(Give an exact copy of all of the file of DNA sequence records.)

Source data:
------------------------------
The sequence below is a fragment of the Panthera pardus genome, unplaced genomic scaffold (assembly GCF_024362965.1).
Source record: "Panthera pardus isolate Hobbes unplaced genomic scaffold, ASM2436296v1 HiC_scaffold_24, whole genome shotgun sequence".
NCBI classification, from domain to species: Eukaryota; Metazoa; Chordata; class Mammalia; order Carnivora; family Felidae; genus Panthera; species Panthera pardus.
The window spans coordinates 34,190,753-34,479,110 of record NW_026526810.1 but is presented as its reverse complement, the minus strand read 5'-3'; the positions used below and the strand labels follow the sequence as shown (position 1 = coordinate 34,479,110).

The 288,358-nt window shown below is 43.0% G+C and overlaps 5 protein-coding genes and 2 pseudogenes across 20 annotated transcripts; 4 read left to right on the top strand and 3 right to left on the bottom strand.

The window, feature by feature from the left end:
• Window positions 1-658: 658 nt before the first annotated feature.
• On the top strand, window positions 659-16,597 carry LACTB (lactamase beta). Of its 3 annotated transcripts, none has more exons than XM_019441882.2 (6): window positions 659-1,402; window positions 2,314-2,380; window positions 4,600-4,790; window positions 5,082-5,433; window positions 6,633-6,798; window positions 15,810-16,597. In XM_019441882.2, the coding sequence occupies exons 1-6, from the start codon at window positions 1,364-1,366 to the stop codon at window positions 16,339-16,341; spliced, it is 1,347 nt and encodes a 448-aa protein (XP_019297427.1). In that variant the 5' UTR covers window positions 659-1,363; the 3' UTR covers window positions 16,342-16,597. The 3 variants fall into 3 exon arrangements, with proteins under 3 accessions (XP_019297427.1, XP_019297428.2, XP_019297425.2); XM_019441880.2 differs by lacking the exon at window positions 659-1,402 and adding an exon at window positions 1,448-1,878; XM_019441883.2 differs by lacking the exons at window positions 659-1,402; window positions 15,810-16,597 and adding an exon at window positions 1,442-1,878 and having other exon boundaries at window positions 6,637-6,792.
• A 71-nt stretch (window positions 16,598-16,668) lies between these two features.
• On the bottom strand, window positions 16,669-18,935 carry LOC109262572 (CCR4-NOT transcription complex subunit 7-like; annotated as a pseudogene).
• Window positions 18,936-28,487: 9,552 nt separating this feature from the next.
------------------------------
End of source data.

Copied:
The sequence below is a fragment of the Panthera pardus genome, unplaced genomic scaffold (assembly GCF_024362965.1).
Source record: "Panthera pardus isolate Hobbes unplaced genomic scaffold, ASM2436296v1 HiC_scaffold_24, whole genome shotgun sequence".
NCBI classification, from domain to species: Eukaryota; Metazoa; Chordata; class Mammalia; order Carnivora; family Felidae; genus Panthera; species Panthera pardus.
The window spans coordinates 34,190,753-34,479,110 of record NW_026526810.1 but is presented as its reverse complement, the minus strand read 5'-3'; the positions used below and the strand labels follow the sequence as shown (position 1 = coordinate 34,479,110).

The 288,358-nt window shown below is 43.0% G+C and overlaps 5 protein-coding genes and 2 pseudogenes across 20 annotated transcripts; 4 read left to right on the top strand and 3 right to left on the bottom strand.

The window, feature by feature from the left end:
• Window positions 1-658: 658 nt before the first annotated feature.
• On the top strand, window positions 659-16,597 carry LACTB (lactamase beta). Of its 3 annotated transcripts, none has more exons than XM_019441882.2 (6): window positions 659-1,402; window positions 2,314-2,380; window positions 4,600-4,790; window positions 5,082-5,433; window positions 6,633-6,798; window positions 15,810-16,597. In XM_019441882.2, the coding sequence occupies exons 1-6, from the start codon at window positions 1,364-1,366 to the stop codon at window positions 16,339-16,341; spliced, it is 1,347 nt and encodes a 448-aa protein (XP_019297427.1). In that variant the 5' UTR covers window positions 659-1,363; the 3' UTR covers window positions 16,342-16,597. The 3 variants fall into 3 exon arrangements, with proteins under 3 accessions (XP_019297427.1, XP_019297428.2, XP_019297425.2); XM_019441880.2 differs by lacking the exon at window positions 659-1,402 and adding an exon at window positions 1,448-1,878; XM_019441883.2 differs by lacking the exons at window positions 659-1,402; window positions 15,810-16,597 and adding an exon at window positions 1,442-1,878 and having other exon boundaries at window positions 6,637-6,792.
• A 71-nt stretch (window positions 16,598-16,668) lies between these two features.
• On the bottom strand, window positions 16,669-18,935 carry LOC109262572 (CCR4-NOT transcription complex subunit 7-like; annotated as a pseudogene).
• Window positions 18,936-28,487: 9,552 nt separating this feature from the next.